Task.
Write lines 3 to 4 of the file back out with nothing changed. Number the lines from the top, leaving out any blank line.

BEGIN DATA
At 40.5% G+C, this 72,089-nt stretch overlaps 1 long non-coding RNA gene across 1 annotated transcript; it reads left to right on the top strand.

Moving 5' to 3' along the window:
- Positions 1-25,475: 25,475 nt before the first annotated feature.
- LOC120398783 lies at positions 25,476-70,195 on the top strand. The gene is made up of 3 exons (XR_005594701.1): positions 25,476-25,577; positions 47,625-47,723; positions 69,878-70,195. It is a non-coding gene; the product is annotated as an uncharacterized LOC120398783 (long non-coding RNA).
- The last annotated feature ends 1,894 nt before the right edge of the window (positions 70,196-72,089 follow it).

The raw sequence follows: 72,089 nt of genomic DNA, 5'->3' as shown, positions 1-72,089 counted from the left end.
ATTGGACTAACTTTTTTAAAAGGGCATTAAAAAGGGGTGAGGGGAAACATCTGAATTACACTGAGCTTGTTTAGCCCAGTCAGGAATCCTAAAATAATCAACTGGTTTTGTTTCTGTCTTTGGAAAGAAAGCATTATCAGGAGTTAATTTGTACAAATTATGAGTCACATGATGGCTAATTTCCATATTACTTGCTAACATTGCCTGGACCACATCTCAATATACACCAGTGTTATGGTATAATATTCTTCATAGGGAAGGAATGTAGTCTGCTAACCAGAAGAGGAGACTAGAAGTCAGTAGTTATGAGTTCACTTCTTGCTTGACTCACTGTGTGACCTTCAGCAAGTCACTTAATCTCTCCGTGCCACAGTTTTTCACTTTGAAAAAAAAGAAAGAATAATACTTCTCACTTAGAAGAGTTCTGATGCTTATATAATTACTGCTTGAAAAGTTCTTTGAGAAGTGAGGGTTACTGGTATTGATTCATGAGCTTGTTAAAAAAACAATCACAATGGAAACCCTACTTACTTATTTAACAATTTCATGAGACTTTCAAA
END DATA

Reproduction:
- Positions 1-25,475: 25,475 nt before the first annotated feature.
- LOC120398783 lies at positions 25,476-70,195 on the top strand. The gene is made up of 3 exons (XR_005594701.1): positions 25,476-25,577; positions 47,625-47,723; positions 69,878-70,195. It is a non-coding gene; the product is annotated as an uncharacterized LOC120398783 (long non-coding RNA).